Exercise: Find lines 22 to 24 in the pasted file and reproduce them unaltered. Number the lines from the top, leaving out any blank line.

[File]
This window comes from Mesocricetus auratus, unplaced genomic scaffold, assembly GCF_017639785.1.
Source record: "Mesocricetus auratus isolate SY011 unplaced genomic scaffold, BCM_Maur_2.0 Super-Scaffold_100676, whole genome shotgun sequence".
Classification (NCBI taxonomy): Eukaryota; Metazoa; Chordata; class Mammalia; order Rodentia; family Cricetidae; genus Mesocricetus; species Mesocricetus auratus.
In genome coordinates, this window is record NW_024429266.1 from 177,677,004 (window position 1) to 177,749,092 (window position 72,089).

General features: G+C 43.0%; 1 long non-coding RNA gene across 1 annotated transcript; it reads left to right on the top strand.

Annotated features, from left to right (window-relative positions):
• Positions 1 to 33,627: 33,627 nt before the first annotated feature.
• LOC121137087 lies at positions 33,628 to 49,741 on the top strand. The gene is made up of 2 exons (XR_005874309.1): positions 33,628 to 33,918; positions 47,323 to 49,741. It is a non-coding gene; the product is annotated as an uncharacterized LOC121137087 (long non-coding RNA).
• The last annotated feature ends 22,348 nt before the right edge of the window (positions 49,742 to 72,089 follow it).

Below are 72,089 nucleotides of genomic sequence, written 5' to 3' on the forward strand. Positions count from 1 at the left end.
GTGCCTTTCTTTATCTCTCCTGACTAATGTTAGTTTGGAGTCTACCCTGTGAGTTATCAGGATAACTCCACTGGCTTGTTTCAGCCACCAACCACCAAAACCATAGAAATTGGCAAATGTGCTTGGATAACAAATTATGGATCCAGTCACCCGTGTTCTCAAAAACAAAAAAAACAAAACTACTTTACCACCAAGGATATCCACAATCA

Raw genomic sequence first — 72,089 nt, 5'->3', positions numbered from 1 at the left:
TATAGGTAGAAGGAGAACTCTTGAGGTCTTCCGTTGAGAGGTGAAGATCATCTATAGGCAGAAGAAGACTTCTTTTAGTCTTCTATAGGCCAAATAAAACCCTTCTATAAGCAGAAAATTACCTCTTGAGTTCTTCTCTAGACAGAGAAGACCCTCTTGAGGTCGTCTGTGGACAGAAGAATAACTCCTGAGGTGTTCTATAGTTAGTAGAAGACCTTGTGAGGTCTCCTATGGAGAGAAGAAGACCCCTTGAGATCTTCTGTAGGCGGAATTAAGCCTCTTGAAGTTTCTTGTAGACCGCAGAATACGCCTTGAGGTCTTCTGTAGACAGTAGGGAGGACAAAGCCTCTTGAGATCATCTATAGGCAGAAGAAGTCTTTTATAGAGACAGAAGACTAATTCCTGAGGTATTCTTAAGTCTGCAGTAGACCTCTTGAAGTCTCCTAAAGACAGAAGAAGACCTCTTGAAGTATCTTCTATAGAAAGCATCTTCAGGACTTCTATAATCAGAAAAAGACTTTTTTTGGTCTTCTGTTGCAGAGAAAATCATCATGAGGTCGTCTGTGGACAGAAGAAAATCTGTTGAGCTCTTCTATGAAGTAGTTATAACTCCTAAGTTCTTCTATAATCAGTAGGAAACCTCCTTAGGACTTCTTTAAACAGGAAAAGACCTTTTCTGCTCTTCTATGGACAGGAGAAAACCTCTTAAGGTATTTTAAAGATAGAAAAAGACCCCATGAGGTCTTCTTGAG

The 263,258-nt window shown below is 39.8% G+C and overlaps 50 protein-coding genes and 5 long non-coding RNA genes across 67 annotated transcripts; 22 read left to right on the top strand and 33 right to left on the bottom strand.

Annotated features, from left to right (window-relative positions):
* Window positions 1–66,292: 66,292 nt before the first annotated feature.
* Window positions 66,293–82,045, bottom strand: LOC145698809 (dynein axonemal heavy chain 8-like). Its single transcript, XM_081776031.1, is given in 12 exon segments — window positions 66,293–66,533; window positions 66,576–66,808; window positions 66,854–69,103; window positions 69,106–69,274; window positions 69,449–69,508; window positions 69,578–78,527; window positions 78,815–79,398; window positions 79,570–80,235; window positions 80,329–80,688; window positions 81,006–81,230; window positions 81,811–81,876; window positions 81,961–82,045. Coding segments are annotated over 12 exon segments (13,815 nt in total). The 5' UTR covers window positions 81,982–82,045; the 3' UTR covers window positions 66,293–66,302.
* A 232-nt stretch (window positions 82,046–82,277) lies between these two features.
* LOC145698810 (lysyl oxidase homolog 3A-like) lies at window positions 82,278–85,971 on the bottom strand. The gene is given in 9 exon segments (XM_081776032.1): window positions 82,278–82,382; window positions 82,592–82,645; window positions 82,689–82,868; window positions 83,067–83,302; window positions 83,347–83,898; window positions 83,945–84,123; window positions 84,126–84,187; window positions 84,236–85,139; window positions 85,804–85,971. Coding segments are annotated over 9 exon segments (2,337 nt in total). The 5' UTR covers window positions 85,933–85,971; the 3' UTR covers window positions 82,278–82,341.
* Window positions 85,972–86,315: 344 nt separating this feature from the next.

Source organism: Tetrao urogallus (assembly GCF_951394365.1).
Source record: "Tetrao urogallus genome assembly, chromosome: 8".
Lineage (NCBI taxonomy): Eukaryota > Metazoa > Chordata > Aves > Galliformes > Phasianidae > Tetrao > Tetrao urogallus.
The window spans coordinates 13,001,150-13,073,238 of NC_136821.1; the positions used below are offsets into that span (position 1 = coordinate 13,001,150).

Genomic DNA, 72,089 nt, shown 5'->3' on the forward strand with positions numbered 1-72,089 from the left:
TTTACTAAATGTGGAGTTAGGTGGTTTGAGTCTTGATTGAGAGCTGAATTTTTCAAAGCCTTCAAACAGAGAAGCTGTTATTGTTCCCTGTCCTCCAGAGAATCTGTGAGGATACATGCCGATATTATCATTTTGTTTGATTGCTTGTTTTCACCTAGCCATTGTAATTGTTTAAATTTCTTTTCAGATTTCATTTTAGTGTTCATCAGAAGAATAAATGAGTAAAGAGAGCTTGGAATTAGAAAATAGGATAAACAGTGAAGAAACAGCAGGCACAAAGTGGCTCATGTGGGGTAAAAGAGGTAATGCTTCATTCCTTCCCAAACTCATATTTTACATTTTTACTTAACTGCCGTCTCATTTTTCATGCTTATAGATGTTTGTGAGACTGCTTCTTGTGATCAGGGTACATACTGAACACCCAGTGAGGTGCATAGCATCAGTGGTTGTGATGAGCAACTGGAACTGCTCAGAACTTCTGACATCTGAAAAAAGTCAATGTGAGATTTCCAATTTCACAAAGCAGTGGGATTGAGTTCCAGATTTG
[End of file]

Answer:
Source record: "Tetrao urogallus genome assembly, chromosome: 8".
Lineage (NCBI taxonomy): Eukaryota > Metazoa > Chordata > Aves > Galliformes > Phasianidae > Tetrao > Tetrao urogallus.
The window spans coordinates 13,001,150-13,073,238 of NC_136821.1; the positions used below are offsets into that span (position 1 = coordinate 13,001,150).